Park’s of Hamilton driver cleared of cyclist’s death

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Driver told to leave the court without a blemish on his record after Sheriff describes it as an “unfortunate incident with catastrophic consequences”

Parks of Hamilton coach driver Andrew Blyth has been found not guilty of causing the death of a cyclist by driving carelessly.

According to The Courier, the jury at Perth Sheriff Court took just an hour to clear Andrew after a three-day trial. The jury had been shown CCTV footage taken from inside the coach driven by Andrew, who told police he had not seen any cyclist on the road.

The late Robert Don, 53, was cycling home from visiting his sister when he was briefly filmed by the CCTV system onboard the coach as it approached and passed him on the A9.

The footage did not show a collision but Andrew told the trial there was “a bang” and he stopped his coach a short distance further down the road. Footage of the scene – recorded after Robert was taken to hospital (where a died a week later) – showed his bicycle lying at the side of the road and a pool of blood and a single glove nearby. Andrew told police during a post-incident interview that he had not seen the cyclist – who was not wearing a helmet or any high-visibility clothing.

The court heard the cycle path which runs alongside the A9 was flooded and impassable at the time of the incident. The Inverness to Edinburgh coach was being driven at 53mph and none of the 19 passengers saw the cyclist near Inveralmond roundabout on December 30, 2013.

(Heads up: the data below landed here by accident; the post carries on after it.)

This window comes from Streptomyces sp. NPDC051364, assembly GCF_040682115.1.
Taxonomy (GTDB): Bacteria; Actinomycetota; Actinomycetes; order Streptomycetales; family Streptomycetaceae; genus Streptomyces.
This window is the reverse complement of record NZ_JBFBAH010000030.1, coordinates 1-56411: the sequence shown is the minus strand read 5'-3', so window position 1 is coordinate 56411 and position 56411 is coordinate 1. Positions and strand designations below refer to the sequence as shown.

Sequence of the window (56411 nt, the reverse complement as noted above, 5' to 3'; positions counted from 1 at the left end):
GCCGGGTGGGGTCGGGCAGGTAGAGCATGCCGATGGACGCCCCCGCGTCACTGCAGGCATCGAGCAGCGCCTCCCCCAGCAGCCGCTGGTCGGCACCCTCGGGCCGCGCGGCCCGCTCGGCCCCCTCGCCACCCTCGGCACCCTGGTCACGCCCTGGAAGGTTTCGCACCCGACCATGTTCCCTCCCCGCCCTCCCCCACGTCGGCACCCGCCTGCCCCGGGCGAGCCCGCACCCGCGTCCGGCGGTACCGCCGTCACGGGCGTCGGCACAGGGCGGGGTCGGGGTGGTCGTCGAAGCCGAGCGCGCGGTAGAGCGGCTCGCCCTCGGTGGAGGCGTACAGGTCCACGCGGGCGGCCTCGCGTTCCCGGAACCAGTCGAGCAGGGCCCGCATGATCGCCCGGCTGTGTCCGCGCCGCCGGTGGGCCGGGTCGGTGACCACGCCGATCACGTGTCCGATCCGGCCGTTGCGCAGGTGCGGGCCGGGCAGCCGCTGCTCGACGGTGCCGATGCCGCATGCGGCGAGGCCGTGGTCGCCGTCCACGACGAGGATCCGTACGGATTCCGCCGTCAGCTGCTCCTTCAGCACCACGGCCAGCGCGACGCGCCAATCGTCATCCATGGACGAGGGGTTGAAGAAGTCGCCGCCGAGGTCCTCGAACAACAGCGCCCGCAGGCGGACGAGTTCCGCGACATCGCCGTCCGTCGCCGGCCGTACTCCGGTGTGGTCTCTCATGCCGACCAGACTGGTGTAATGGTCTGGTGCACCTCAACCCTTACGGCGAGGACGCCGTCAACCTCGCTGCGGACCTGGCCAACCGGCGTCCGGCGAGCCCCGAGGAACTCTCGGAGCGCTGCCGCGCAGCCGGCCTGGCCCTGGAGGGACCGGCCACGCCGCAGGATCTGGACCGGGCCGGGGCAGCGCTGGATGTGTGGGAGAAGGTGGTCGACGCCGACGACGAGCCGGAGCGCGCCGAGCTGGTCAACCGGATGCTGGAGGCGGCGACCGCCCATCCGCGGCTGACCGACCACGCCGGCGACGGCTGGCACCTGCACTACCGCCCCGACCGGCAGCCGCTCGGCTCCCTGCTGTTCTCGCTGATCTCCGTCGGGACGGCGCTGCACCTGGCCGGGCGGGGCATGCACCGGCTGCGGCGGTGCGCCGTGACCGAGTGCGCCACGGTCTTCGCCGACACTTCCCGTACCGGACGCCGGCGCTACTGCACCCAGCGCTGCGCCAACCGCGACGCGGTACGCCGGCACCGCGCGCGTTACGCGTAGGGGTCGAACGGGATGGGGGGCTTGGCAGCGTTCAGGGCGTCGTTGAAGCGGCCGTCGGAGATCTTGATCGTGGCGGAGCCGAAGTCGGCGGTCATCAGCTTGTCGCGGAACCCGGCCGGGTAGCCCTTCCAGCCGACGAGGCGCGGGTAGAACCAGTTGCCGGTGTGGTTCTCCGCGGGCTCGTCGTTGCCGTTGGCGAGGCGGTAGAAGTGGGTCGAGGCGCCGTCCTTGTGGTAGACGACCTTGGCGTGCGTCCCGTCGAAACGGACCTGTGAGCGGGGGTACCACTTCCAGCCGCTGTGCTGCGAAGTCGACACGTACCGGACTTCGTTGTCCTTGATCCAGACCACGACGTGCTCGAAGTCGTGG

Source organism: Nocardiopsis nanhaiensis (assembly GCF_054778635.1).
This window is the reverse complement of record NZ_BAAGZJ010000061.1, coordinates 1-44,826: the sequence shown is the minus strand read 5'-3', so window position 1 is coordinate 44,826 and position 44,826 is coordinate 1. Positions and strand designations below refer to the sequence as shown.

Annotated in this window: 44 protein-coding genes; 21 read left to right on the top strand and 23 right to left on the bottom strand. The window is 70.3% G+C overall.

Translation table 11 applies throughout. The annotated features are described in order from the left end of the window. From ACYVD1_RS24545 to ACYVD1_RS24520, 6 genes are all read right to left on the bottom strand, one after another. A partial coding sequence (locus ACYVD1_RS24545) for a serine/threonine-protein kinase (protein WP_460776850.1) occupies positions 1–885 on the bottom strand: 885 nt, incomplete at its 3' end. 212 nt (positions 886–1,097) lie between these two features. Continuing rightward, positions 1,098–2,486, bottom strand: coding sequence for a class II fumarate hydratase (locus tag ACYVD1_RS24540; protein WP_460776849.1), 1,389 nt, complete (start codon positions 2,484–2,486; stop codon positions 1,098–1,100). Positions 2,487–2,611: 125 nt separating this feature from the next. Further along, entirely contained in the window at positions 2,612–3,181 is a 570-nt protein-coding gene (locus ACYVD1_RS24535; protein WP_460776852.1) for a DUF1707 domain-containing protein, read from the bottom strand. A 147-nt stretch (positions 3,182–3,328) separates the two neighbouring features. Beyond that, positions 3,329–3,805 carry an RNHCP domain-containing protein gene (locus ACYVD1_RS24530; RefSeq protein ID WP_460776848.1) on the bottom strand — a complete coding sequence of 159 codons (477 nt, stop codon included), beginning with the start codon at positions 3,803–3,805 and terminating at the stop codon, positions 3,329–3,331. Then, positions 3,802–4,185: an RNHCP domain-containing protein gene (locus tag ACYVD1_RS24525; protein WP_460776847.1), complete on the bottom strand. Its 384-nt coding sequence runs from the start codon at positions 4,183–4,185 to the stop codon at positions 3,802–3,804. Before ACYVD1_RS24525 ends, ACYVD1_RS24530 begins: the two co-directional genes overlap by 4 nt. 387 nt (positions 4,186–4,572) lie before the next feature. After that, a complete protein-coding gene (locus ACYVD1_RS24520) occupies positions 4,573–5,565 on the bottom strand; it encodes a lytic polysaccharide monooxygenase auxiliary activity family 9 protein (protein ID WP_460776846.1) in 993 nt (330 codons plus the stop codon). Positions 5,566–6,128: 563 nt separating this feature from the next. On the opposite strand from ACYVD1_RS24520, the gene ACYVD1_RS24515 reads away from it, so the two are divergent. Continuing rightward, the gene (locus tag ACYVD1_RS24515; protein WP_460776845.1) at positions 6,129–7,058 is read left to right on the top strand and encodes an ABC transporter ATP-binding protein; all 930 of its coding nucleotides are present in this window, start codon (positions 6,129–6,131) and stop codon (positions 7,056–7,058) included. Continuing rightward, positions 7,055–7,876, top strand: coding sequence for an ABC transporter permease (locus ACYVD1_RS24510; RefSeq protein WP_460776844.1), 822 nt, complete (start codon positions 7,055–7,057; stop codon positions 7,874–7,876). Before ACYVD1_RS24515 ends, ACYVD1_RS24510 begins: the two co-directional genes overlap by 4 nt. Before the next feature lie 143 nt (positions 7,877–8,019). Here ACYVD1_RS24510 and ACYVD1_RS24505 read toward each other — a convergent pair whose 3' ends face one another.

Defence expert Jim Brunton of the Transport Research Laboratory, told the jury that Robert was only visible on the CCTV footage for 1.4 seconds: “From the first point of possible perception, to disappearing down the side of the coach was 1.4 seconds, less than two seconds’ reaction time. He would have to see something first to react to it. There is no way of determining reaction time in the given period, but we allow drivers a reaction time of two seconds.”

He told the court that the brake lights on the coach came on 0.4 seconds after the bike disappeared out of shot.

During his police interview, Andrew said: “I stopped just because of the bang. I did not see him whatsoever.”

Sheriff William Wood told him he could leave the dock without a blemish on his record. Extending the court’s condolences to Robert’s family, Sheriff Wood described it as a “most unfortunate incident with catastrophic consequences.”

He added: “Having heard the circumstances in which he was cycling that night, that he was not able to use the cycle path as it was flooded, it was dark and raining, and he was wearing dark clothing and no helmet, and had a single light, and the driver would had little time to see him. Hopefully gives some understanding how he met his injury.”